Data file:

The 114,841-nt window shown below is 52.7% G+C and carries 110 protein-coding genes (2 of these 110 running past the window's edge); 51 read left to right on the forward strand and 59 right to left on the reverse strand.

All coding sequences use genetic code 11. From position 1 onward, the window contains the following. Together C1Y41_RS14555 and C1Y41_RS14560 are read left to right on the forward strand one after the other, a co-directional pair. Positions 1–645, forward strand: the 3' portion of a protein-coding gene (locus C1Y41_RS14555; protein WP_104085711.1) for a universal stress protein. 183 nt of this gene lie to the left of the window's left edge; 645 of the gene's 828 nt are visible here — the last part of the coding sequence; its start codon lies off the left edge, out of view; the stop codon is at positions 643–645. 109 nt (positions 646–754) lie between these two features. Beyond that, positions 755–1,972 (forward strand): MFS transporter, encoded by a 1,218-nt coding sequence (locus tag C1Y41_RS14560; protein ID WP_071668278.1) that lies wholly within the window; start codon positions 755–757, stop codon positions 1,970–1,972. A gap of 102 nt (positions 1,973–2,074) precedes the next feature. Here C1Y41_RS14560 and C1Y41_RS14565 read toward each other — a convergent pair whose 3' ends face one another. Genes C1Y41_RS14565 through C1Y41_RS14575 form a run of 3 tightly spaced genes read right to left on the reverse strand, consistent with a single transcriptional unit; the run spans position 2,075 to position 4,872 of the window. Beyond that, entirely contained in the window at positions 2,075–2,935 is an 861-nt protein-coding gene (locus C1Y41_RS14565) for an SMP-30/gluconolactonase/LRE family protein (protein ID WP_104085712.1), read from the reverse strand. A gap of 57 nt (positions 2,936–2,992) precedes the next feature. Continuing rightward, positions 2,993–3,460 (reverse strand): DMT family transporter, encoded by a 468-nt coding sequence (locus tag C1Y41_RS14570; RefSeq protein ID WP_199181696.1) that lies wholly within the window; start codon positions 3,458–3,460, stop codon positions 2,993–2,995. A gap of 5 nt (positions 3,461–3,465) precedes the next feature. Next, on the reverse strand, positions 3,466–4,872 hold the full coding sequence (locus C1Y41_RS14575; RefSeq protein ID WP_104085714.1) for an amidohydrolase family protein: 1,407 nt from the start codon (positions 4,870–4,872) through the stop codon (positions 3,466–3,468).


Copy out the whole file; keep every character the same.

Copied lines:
The 114,841-nt window shown below is 52.7% G+C and carries 110 protein-coding genes (2 of these 110 running past the window's edge); 51 read left to right on the forward strand and 59 right to left on the reverse strand.

All coding sequences use genetic code 11. From position 1 onward, the window contains the following. Together C1Y41_RS14555 and C1Y41_RS14560 are read left to right on the forward strand one after the other, a co-directional pair. Positions 1–645, forward strand: the 3' portion of a protein-coding gene (locus C1Y41_RS14555; protein WP_104085711.1) for a universal stress protein. 183 nt of this gene lie to the left of the window's left edge; 645 of the gene's 828 nt are visible here — the last part of the coding sequence; its start codon lies off the left edge, out of view; the stop codon is at positions 643–645. 109 nt (positions 646–754) lie between these two features. Beyond that, positions 755–1,972 (forward strand): MFS transporter, encoded by a 1,218-nt coding sequence (locus tag C1Y41_RS14560; protein ID WP_071668278.1) that lies wholly within the window; start codon positions 755–757, stop codon positions 1,970–1,972. A gap of 102 nt (positions 1,973–2,074) precedes the next feature. Here C1Y41_RS14560 and C1Y41_RS14565 read toward each other — a convergent pair whose 3' ends face one another. Genes C1Y41_RS14565 through C1Y41_RS14575 form a run of 3 tightly spaced genes read right to left on the reverse strand, consistent with a single transcriptional unit; the run spans position 2,075 to position 4,872 of the window. Beyond that, entirely contained in the window at positions 2,075–2,935 is an 861-nt protein-coding gene (locus C1Y41_RS14565) for an SMP-30/gluconolactonase/LRE family protein (protein ID WP_104085712.1), read from the reverse strand. A gap of 57 nt (positions 2,936–2,992) precedes the next feature. Continuing rightward, positions 2,993–3,460 (reverse strand): DMT family transporter, encoded by a 468-nt coding sequence (locus tag C1Y41_RS14570; RefSeq protein ID WP_199181696.1) that lies wholly within the window; start codon positions 3,458–3,460, stop codon positions 2,993–2,995. A gap of 5 nt (positions 3,461–3,465) precedes the next feature. Next, on the reverse strand, positions 3,466–4,872 hold the full coding sequence (locus C1Y41_RS14575; RefSeq protein ID WP_104085714.1) for an amidohydrolase family protein: 1,407 nt from the start codon (positions 4,870–4,872) through the stop codon (positions 3,466–3,468).